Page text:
For anyone who isn’t familiar with this style of Chanel-type jacket, please note that this finishing touch is de rigeur. Designed to help the jacket maintain its shape and drape on a moving body, depending on the fabric of the particular jacket these days, this chain might be decorative only, but even as an embellishment, it lends an air of luxury that can’t be duplicated if you leave it out. I would never omit this important finishing touch in a jacket like this, and especially in the case of my latest creation. The bouclé even quilted to its lining is so lightweight that this trim piece is actually functional: it helps the jacket fronts to hang straight.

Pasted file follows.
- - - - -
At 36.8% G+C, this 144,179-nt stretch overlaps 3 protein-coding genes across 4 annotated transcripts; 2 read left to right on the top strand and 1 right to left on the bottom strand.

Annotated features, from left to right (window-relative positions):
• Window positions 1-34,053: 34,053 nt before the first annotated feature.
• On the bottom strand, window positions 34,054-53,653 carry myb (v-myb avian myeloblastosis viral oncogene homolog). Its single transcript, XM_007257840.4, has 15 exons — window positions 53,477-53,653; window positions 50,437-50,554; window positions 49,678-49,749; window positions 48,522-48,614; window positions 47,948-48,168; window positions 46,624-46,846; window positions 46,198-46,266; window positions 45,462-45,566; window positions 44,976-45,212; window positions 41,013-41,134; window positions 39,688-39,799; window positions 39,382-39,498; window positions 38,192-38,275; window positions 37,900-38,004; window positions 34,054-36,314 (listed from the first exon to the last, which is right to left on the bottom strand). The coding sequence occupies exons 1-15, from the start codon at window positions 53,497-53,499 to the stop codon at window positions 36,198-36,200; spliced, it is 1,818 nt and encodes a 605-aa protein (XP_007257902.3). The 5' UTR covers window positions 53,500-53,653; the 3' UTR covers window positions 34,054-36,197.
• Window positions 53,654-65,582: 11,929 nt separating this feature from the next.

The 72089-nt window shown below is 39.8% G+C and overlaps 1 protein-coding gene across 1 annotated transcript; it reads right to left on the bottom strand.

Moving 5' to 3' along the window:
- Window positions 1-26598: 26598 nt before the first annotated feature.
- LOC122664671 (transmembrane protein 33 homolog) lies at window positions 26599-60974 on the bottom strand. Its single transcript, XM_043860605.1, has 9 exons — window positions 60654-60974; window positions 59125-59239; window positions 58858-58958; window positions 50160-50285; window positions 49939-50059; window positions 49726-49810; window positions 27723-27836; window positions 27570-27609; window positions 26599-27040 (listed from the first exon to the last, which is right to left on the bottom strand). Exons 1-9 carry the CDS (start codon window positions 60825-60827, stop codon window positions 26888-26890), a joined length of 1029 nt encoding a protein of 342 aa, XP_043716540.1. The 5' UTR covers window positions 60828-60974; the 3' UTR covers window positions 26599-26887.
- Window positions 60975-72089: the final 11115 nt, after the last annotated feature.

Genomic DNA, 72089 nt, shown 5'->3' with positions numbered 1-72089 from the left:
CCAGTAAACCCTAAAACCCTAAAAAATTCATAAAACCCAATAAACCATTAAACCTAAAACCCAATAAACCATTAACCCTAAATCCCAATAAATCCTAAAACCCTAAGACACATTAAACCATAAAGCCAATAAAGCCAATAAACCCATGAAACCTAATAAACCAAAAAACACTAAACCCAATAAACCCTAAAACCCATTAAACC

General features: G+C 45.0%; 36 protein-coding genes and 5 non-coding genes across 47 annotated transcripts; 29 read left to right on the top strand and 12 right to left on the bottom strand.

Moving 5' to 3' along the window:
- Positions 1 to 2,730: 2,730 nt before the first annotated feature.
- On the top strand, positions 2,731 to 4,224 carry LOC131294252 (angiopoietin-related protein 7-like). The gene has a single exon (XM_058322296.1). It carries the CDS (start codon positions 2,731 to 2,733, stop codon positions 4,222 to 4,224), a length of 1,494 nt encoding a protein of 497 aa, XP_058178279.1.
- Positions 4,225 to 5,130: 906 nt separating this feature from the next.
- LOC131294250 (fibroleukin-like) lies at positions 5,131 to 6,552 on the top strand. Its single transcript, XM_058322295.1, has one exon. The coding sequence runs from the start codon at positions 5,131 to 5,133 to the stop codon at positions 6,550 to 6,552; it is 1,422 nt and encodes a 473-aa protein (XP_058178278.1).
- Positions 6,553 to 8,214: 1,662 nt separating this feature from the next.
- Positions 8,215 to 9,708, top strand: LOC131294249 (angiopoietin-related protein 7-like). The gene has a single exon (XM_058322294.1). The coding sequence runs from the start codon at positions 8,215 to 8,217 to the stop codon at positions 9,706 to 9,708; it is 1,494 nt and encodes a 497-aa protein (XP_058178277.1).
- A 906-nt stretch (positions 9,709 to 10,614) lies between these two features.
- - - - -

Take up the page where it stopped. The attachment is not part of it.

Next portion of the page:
When I was looking for this chain to finish off the jacket I thought I might look for a silver-toned one to compliment the silver and black external trim. It’s difficult to find silver-toned chain (unless you go to Canadian Tire!), but what I found in any case when researching insides of authentic Chanel jackets was that the chain is almost always gold regardless of the tone of the embellishment on the outside. I have occasionally seen a photo of one with a silver chain, but it’s rare. So I opted to continue with the gold one.

img_0943
There’s something very beautiful about having this gold chain in the hem.